I know that sine and cosine can be rewritten in terms of the real and complex parts of the exponential function as a result of Euler's formula.

My question is, can every trigonometric expression be written in terms of elementary trigonometric functions ($\sin$, $\cos$)? If not, why couldn't they be?

I would think that they could, although I understand that sometimes it may be prohibitive to do so since most trig identities can be derived from Euler's formula. Are there any cases when a trig expression absolutely cannot be written in terms of the elementary functions?

The only potential counterexamples I could think of would include some non trigonometric terms or factors.

I know that hyperbolic sine and cosine can be rewritten in terms of sine and cosine in the complex plane.

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    $\begingroup$ Hyperbolic sin and cos can be written in terms if you are working in the complex plane... And yes, since all trig functions can be written in terms of sin and cos since the remaining 4 trig function are defined in terms of sin and cos. $\endgroup$ Commented Jan 20, 2019 at 17:28
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    $\begingroup$ If you allow complex numbers, the hyperbolic functions are the same as their trigonometric counterparts with argument multiplied by $i$ $\endgroup$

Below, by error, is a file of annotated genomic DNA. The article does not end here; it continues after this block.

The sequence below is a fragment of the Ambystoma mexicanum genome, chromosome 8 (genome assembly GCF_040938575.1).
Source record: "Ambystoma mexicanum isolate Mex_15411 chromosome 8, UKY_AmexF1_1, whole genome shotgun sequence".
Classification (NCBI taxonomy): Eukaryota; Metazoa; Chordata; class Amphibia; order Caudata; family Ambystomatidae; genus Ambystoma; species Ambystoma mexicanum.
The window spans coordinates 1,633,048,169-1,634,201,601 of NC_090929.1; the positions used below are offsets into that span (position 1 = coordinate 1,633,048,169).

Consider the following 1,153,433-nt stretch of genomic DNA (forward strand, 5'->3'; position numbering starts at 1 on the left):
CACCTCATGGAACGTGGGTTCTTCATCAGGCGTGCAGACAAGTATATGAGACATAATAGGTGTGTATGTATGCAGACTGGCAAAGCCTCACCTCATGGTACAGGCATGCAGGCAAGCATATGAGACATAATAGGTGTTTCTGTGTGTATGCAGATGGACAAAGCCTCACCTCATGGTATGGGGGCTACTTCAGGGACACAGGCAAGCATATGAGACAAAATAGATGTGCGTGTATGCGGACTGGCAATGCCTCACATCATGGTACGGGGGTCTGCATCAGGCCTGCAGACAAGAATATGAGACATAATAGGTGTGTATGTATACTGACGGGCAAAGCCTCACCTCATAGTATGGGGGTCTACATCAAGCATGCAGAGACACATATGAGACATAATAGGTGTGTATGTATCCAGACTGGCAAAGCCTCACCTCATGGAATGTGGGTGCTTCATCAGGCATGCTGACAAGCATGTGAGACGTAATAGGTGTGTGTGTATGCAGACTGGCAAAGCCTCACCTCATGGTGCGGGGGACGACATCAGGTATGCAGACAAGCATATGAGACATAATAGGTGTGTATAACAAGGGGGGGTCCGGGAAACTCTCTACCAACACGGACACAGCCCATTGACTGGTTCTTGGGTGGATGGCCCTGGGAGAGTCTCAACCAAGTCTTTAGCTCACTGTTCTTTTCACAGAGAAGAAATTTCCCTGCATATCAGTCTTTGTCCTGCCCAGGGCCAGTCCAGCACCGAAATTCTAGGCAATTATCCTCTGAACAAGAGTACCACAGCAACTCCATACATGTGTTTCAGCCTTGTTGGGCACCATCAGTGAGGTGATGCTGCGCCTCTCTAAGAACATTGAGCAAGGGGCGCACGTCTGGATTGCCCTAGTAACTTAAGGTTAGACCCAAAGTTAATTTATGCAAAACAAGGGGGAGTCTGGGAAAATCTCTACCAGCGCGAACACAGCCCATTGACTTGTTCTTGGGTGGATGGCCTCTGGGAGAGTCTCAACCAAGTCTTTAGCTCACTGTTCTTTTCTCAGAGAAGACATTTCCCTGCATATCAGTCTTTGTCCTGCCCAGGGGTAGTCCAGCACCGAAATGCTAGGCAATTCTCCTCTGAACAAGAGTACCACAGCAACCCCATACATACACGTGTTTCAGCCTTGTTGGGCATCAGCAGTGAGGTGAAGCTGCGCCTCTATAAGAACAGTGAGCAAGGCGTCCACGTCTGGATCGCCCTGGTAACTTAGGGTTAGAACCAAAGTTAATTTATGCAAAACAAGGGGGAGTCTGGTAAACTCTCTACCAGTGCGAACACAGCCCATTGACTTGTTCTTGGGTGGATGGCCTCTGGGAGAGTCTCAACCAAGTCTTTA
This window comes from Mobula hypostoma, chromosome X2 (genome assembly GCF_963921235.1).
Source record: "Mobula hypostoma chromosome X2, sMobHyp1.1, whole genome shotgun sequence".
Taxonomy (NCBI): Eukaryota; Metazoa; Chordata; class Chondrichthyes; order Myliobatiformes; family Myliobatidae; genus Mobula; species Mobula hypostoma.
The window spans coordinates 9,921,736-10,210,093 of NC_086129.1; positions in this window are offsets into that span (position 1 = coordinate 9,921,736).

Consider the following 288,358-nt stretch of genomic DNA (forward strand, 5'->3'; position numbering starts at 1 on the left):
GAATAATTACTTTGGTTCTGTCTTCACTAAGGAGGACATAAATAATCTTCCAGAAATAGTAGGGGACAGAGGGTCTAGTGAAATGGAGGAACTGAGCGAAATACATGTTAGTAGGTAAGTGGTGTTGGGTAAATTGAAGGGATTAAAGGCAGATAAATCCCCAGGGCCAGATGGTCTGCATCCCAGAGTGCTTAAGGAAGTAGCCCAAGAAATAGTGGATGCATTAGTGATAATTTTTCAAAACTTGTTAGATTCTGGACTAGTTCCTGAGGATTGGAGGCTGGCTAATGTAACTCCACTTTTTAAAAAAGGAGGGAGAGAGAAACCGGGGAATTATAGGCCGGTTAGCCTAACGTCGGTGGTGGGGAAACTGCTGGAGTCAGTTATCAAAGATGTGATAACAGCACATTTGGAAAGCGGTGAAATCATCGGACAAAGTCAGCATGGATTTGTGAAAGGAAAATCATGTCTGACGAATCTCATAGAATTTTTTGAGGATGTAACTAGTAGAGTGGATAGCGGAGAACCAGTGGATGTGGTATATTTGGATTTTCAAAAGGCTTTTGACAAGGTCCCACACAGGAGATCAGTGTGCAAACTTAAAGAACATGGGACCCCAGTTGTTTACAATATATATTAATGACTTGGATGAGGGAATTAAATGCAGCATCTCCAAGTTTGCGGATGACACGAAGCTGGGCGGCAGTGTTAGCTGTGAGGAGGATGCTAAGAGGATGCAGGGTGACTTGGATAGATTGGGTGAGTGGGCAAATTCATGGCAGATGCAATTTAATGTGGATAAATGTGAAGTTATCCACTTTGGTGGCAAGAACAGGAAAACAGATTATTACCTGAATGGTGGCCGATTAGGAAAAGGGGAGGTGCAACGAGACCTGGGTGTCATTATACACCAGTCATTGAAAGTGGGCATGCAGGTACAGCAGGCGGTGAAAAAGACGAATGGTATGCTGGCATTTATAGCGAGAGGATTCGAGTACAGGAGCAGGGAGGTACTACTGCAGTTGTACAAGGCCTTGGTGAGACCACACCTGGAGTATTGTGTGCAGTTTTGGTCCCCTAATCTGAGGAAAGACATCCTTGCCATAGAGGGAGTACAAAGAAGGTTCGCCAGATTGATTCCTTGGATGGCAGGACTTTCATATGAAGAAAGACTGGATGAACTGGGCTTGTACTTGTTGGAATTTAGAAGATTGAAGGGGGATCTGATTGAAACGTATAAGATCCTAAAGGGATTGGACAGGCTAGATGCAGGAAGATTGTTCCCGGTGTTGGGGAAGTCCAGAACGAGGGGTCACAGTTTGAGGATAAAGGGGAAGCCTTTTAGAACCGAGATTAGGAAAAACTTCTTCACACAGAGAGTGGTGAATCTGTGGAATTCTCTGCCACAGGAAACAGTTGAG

– Andrei
    Commented Jan 20, 2019 at 17:28
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    $\begingroup$ It comes down to what is "every trigonometric expression" and what is "in terms of"? Is $x^2 sin(x)$ a trig expression and is it already "in terms of" the sine function, or does the $x^2$ factor spoil that? $\endgroup$
    – David K
    Commented Jan 20, 2019 at 17:40
  • $\begingroup$ By the way, you can also express cosine in terms of sine (or of course the other way around), as in $\cos(x) = \sin(x+\frac{\pi}{2})$, or $\sin(x) =\begin{cases}\sqrt{1-\cos^2(x)}\text{ if } x \in [2k\pi, (2k+1)\pi]\\-\sqrt{1-\cos^2(x)}\text{ if } x \in [(2k+1)\pi, (2k+2)\pi] \end{cases}, k \in \mathbb Z$ -- if that matches your definition of "in terms of". From a numerical viewpoint, as soon as you have one of the trigonometric functions and a good enough approximation of $\pi$, you have them all. $\endgroup$ Commented Jul 13, 2019 at 17:14

1 Answer 1






and since in the complex plane, we have

$$\begin{align} \cosh\theta&=\phantom{-i}\cos{i\theta} \\ \sinh\theta&=-i\sin{i\theta} \\ \tanh\theta&=-i\tan{i\theta} \\ \coth\theta&=\phantom{-}i\cot{i\theta} \\ \operatorname{sech}\theta&=\phantom{-i}\sec{i\theta} \\ \operatorname{csch}\theta&=\phantom{-}i\csc{i\theta} \end{align}$$

And thus you can continue the definitions of the hyperbolic functions by substituting the sine and cosine definitions of the the remaining 4 trigonometric functions.

  • $\begingroup$ Not sure why sech and csch don't render right? $\endgroup$ Commented Jan 20, 2019 at 17:39

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